Using fetchaudio
Last Updated: 09-02-2005

VoiceXML applications are composed of one or more VoiceXML documents, audio files, grammars, scripts, and data. A VoiceXML interpreter uses HTTP to retrieve these application resources. Sometimes, the transition between documents, the invocation of a subdialog, or the fetching of data can introduce some latency in your application that requires the user to wait.

Latencies in a voice application are detrimental to the user experience. During the development and testing of a voice application, you should identify and eliminate latencies throughout your application. The gaps that remain should be minimized as much as possible and filled with audio that gives the user the sense that the application is still functioning. This article first discusses probable causes of latencies in your voice application and how to eliminate them. The article then explains how to use the fetchaudio attribute to mask unavoidable latencies in your voice application.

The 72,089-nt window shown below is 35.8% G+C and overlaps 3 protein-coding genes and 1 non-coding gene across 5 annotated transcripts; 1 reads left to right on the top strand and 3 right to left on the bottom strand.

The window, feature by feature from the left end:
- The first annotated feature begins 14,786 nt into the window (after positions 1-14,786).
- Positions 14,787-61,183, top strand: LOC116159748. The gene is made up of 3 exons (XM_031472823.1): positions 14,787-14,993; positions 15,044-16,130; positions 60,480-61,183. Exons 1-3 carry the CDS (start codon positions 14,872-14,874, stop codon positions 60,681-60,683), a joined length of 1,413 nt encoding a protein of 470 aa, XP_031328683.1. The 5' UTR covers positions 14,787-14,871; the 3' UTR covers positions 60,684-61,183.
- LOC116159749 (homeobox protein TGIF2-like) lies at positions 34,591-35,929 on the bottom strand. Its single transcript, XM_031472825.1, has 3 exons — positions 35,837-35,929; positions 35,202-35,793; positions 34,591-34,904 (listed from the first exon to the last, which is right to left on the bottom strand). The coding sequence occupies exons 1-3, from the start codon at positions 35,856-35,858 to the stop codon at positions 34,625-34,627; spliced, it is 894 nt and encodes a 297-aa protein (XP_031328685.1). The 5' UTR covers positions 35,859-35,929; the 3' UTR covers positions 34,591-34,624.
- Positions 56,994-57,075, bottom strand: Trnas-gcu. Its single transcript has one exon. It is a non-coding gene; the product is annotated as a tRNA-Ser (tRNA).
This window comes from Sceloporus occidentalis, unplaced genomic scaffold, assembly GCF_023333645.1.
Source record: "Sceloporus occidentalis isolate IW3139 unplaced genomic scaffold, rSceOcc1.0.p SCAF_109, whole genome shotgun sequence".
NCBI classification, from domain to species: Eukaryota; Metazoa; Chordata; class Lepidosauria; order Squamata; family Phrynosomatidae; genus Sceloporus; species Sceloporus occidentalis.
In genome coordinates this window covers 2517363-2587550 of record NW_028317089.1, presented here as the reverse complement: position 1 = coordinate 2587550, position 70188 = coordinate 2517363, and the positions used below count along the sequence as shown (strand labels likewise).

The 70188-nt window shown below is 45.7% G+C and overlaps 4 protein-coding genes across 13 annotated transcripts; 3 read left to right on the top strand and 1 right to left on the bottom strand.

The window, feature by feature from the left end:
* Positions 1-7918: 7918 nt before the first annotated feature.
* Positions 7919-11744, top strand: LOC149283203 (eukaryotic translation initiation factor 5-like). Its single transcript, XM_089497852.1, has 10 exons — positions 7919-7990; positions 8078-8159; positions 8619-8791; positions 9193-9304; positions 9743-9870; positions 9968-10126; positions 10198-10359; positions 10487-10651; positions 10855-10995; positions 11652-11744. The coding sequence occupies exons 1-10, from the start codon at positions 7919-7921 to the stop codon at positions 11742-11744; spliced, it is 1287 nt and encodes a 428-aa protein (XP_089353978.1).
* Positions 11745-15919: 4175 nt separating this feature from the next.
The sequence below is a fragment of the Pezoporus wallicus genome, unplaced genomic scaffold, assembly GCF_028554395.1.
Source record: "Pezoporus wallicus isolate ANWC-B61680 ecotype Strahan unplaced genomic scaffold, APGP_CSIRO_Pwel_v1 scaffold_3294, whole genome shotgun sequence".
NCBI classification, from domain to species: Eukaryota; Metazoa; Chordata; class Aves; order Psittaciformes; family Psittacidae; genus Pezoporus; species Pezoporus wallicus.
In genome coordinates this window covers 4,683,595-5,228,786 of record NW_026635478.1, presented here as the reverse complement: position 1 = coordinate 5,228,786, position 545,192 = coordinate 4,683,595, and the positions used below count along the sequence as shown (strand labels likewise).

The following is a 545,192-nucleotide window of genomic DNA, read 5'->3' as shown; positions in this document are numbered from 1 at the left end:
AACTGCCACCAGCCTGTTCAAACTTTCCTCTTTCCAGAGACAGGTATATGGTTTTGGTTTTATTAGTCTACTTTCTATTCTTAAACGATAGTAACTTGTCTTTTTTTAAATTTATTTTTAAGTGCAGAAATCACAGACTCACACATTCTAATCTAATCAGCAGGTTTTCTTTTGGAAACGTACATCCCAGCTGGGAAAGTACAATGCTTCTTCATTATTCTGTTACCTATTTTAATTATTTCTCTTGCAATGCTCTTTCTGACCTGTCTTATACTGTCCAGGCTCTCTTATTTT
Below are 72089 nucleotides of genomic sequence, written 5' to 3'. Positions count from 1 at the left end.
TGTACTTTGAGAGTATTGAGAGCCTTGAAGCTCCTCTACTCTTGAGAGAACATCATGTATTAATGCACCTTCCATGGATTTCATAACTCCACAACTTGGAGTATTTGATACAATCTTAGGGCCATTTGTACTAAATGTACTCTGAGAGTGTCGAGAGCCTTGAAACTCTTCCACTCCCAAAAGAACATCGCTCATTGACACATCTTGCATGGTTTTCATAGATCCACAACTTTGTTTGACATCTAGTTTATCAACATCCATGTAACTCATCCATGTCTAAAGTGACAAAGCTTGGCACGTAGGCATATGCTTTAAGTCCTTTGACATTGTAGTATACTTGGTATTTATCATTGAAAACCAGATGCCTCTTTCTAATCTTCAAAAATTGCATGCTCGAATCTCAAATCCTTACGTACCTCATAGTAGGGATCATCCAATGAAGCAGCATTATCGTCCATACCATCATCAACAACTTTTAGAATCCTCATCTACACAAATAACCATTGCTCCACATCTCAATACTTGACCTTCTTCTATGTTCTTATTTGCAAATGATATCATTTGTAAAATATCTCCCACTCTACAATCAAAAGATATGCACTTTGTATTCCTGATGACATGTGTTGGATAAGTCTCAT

1. Analyzing application latencies

You can discover latencies in your voice application by running it and listening for dead air as the application transitions between states. You can also use the Tellme Studio debug log viewer to analyze the precise amount of time it takes the VoiceXML interpreter to fetch each of the resources that comprise your application.

The following output from the debug log shows HTTP requests for two VoiceXML documents. The first request took 80 milliseconds; the second took 200 milliseconds.

[04/02/02 17:31:21] LOG IN
[04/02/02 17:31:22] FETCH http://www.acme.net/trading/index.vxml LOADED 80ms
[04/02/02 17:31:22] FETCH http://www.acme.net/trading/app_root.vxml LOADED 200ms

Once you have discovered a latency in your voice application, you need to determine its cause. Only then can you take steps to eliminate it. The following is a list of potential reasons for voice application latency and some suggestions on how to elminate those latencies:

Investigating each of these possibilities will solve most application latency issues. Occasionally, however, you'll need to mask an unavoidable latency. For instance, suppose your application needs to fetch a proprietary stock feed that is accessed using a server-side script that applies business logic before transmitting the data to your application. Furthermore, suppose this process is dynamic, meaning that the results can't be cached by the interpreter. When this situation arises, you'll need to use the fetchaudio attribute to hide the latency from your users.

2. Using fetchaudio

The fetchaudio attribute is allowed on the following elements: